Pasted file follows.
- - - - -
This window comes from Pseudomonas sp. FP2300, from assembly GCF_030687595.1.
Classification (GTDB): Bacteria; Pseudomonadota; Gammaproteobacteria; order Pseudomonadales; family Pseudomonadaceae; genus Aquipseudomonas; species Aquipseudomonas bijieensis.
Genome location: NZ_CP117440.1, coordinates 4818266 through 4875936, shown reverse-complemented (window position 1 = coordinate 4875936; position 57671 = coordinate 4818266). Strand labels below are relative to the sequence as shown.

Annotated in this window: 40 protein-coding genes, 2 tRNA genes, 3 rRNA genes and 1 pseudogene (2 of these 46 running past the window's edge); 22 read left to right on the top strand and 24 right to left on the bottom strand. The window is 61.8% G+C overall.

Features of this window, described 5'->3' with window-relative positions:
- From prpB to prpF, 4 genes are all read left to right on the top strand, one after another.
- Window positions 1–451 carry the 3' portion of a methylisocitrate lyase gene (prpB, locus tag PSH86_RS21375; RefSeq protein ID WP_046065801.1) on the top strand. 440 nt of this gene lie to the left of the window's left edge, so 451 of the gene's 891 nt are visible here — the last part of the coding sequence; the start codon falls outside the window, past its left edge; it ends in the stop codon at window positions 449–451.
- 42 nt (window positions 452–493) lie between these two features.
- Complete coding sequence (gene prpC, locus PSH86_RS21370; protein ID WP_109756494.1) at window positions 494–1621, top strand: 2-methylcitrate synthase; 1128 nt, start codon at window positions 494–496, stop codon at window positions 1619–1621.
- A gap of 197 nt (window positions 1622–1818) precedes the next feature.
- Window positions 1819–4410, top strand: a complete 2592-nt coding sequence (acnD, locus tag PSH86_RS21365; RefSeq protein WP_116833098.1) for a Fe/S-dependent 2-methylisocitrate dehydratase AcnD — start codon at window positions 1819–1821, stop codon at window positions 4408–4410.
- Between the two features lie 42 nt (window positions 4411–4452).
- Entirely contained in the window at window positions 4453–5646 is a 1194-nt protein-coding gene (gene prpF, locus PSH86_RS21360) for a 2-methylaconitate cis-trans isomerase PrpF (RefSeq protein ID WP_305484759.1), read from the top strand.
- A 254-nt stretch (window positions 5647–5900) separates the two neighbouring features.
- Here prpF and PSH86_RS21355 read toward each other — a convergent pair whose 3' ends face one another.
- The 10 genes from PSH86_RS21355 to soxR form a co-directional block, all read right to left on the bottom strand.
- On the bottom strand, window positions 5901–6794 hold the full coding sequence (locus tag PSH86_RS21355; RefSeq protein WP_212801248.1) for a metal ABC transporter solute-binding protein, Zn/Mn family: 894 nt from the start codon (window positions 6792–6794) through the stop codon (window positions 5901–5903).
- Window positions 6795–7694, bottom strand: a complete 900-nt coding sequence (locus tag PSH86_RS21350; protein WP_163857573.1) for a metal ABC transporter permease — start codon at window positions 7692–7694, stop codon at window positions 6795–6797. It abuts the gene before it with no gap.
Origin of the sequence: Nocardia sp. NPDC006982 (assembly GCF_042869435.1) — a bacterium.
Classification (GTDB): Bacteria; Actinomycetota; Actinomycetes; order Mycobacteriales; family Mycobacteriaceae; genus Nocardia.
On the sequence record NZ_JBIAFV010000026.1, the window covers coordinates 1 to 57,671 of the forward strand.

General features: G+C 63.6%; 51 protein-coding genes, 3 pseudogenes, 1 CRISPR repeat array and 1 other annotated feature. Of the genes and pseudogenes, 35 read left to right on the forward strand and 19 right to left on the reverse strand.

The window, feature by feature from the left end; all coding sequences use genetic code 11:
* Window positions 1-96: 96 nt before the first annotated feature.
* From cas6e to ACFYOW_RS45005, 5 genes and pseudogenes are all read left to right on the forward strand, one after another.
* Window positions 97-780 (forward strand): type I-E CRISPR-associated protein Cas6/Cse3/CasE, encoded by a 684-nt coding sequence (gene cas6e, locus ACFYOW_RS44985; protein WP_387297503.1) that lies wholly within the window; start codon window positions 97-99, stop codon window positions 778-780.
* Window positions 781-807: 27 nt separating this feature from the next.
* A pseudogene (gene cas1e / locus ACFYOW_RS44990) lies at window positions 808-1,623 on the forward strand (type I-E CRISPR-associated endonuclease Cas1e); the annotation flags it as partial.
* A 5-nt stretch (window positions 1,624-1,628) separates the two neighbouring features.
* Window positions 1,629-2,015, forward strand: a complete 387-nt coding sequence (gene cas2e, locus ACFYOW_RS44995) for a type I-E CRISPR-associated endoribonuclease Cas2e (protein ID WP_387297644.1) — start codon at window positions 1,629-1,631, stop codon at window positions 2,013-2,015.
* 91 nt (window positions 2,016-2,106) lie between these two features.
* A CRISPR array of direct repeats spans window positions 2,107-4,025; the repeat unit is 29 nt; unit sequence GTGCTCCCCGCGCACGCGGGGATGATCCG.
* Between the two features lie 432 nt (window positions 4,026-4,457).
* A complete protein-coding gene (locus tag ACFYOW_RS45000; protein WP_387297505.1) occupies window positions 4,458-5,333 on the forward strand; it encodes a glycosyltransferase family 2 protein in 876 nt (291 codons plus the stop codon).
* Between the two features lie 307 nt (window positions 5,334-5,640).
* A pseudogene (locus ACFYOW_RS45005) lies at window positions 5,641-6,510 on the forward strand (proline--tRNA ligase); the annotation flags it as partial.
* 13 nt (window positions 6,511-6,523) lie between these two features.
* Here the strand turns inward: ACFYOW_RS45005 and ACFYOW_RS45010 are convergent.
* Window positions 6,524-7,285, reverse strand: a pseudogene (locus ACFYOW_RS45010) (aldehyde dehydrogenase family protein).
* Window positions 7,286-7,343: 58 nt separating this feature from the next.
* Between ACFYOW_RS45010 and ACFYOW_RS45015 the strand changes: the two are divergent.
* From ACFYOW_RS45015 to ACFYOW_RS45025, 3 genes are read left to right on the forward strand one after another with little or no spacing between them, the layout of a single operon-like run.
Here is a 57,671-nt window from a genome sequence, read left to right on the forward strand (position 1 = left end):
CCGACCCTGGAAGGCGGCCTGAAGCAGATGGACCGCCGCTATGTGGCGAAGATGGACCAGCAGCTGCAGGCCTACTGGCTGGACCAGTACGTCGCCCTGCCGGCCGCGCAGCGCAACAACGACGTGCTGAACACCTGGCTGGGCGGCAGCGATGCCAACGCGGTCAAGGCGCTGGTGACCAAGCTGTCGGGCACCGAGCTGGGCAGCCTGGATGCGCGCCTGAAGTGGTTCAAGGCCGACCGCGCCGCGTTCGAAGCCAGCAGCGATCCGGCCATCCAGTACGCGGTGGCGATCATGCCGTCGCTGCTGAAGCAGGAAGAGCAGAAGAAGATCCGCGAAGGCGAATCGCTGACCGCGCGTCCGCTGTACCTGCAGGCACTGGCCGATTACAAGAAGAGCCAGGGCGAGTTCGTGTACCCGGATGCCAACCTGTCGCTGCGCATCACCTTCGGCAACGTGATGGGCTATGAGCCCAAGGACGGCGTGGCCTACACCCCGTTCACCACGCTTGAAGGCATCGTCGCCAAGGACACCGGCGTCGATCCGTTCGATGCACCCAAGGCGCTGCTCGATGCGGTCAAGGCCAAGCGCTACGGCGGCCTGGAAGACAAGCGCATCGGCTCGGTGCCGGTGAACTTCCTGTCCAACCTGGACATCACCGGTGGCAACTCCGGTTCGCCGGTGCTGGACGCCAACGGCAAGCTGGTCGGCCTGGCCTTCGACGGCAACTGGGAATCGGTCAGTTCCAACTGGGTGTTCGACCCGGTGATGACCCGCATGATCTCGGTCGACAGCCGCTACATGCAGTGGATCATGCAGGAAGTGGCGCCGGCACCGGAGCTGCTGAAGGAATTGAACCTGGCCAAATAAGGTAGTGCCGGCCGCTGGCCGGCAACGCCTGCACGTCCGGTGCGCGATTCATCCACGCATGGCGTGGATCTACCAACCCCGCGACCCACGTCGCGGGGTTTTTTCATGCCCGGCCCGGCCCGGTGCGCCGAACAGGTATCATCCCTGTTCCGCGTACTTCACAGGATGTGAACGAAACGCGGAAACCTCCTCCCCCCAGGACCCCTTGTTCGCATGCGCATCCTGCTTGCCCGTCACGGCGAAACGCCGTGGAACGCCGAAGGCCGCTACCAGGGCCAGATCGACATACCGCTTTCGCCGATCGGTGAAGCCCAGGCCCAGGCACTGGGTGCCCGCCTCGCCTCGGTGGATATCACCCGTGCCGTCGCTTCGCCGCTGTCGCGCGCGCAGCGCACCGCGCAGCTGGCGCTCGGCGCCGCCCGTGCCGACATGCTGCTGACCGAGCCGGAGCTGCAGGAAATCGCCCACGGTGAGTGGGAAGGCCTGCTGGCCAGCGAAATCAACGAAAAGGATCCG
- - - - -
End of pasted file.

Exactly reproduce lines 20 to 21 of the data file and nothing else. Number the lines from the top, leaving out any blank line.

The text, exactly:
Classification (GTDB): Bacteria; Actinomycetota; Actinomycetes; order Mycobacteriales; family Mycobacteriaceae; genus Nocardia.
On the sequence record NZ_JBIAFV010000026.1, the window covers coordinates 1 to 57,671 of the forward strand.